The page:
1. Elizabeth Brown
Elizabeth’s husband David Perkins was born 28 Feb 1653 in Hampton, Rockingham, New Hampshire. His parents were Abraham Perkins and Mary Wyeth. His grandparents were John PERKINS and Judith GATER. David died 1 Oct 1736, aged 88 in Hampton, Rockingham, New Hampshire.
David settled in Beverly about 1675. His wife was admitted to the Church there 29th 5 mo 1683. He was a blacksmith. He bought lands in Beverly in 1677 and 1680, one parcel of which was an orchard, bought of John Smpson, bounded on land of Mr. Hale, and “Cow Lane,” south and west by land formerly Richard Haines, being eight rods below the “Great Rock.” He was a juryman at Salem, 1688, and had sold the most of his lands in Beverly prior to that time. He Moved to Bridgewater (South) in 1688, and bought lands of the sons of Solomon Leonard. In 1694 he built the mill in Bridgewater (South). This mill was situated where Lazell, Perkins & Company’s mill was in 1840.
He was a man of great influence and high character, and in his time the most noted man of the town. He was the first Representative from Bridgewater to the General Court of Massachusetts, after the union of the two Colonies, 1692, 1694, and from 1704 to 1707. His wife Elisabeth was dismissed from the church in 1735, aged 80 (g.s.).
In his will of June 17,1736, he names sons David, Abraham, Thomas sole executor, and Nathan deceased; grandsons David and Jonathan, Nathan, Timothy, James and Solomon, and granddaughters Martha and Silence.”.
4. Mary Brown
Mary’s husband William Elliott was born 1 Jan 1655 in East Coker, Somerset, England. His parents were Andrew Eliot and Grace Woodier. William died 19 Feb 1721 in Beverly, Mass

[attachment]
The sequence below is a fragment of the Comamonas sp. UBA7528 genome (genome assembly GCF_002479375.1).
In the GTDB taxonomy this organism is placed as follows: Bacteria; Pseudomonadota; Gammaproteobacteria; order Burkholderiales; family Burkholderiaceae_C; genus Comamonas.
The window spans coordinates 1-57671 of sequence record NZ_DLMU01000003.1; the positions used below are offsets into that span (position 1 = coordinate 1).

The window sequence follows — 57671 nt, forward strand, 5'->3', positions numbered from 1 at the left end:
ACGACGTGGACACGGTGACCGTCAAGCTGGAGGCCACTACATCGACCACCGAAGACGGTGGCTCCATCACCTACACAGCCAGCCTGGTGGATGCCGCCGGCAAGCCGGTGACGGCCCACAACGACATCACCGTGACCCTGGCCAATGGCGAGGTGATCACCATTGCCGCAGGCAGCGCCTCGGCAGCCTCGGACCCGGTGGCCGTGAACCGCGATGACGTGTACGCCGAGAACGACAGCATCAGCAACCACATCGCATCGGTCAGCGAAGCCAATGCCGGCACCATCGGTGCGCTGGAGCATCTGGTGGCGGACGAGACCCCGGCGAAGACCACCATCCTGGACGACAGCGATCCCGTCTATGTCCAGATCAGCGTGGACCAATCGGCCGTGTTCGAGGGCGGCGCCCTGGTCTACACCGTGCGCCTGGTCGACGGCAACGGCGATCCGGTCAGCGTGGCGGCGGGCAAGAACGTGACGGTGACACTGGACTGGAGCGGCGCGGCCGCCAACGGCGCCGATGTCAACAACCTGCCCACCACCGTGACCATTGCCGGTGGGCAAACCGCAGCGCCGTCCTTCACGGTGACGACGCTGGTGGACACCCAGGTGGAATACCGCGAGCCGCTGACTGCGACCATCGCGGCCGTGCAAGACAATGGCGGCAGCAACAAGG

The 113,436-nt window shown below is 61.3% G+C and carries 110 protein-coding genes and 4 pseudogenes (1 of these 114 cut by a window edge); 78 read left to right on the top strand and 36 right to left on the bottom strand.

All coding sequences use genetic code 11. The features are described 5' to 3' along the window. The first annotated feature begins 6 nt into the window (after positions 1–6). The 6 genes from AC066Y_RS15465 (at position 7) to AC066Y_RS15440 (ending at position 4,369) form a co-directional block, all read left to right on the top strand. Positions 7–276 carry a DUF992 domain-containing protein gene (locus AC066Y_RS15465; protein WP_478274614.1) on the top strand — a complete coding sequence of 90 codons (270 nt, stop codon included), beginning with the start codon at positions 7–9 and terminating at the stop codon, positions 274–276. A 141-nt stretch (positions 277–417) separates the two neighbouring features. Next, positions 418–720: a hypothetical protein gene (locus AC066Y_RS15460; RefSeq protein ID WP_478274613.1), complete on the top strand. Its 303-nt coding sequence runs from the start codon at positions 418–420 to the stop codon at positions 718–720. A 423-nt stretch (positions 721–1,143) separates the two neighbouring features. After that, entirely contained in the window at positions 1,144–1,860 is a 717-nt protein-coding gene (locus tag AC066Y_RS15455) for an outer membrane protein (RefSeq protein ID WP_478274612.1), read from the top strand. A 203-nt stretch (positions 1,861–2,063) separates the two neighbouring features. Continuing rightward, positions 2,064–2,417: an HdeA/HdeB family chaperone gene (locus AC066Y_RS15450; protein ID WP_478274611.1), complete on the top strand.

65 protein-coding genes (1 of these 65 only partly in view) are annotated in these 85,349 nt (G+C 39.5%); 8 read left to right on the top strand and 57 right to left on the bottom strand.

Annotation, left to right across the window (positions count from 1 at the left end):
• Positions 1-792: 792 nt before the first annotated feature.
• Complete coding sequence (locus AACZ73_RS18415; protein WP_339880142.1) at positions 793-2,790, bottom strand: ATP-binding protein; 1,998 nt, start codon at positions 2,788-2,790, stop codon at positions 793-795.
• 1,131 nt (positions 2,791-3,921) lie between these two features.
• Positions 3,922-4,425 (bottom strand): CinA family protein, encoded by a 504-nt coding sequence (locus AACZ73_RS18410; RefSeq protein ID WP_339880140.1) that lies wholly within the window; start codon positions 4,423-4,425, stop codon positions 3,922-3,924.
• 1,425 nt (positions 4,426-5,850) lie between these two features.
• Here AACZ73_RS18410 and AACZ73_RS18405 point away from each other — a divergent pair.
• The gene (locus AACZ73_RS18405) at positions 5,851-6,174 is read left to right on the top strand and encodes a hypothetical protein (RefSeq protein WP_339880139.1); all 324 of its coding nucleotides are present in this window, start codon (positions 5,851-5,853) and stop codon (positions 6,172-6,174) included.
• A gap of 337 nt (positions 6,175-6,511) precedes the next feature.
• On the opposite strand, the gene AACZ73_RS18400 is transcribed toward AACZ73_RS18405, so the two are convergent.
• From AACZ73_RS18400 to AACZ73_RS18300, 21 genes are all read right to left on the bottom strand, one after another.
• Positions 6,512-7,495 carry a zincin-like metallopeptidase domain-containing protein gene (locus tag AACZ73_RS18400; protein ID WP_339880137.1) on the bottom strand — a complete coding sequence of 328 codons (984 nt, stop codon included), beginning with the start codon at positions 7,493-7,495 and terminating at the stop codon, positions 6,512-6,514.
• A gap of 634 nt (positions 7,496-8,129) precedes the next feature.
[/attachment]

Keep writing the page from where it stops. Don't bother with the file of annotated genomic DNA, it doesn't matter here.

5. Sarah Brown
Sarah’s husband Hugh Pike was born 1657 in Newbury, Essex, Mass. After Sarah died, he married 19 Dec 1692 in Salisbury, Essex, Mass. to Mary Pierce (b. 20 Jun 1660 in Boston, Suffolk, Mass. – d. 1717 in Newbury) Hugh died 22 Dec 1727 in Newbury, Essex, Mass.
Hugh seemed to have acquired both land and goods. He had an interest in a sloop called “Hopewell,” of which he bequeathed to each of his children a fifth part of his interest; besides which he gives his son Hugh “his biggest gun, half his wearing apparel, and one hundred acres of land at Cock’s Hall, so called.”
Hugh was carpenter or housewright. Soldier in King Philip’s War, in 1676. He was at the defence of Hatfield in April, and at Hadley in September of the same year; took oath of allegiance and fidelity in 1676, aged twenty-one, showing him to have been a foreigner and a mere youth when he went to help fight the Indians in 1676.
He signed a will on 10 Jun 1694:
To son Joseph, his least gun, one hundred acres of land at Cock’s Hall and half his wearing apparel.
Gives son Solomon one-half of all his housings and land in Newbury; he to pay daughter (grandaughter ?) Nancy Springer, and Sarah French, twenty shillings in bills of credit, within six months.
Gives son Joshua Pike the one-half of housings and lands in Newbury; he to pay son Solomon one-half of what Solomon has paid out on same within four years in bills of credit, etc.
Gives daughter Mary French half his household stuff not disposed of elsewhere, one-half of all provisions in the house and half his swine.
Gives daughter Hannah Springer same as Mary French, also a cow.
Gives granddaughter Nancy Pike one feather bed with bedding and furniture belonging thereto.
Gives grandchildrern one hundred acres of land at Cock’s Hall, to be equally divided between them.
The three hundred acres at Cock’s Hall appears to have been purchased by him for a valuable sum (not named) from one John Burnham, “being part of a tract of land which myself and divers others purchased of Mr. Harlakenden Symonds, of Ipswich, which tract of land is six miles in length and four in breadth, known by the name of Cock’s Hall, in ye County of Yorkshire, in ye Province of Maine.” This is the present town of Lyman, Maine, about twelve miles from Saco.)
6. John BROWN (See his page)
8. Joseph Brown
Joseph’s wife Sarah [__?__]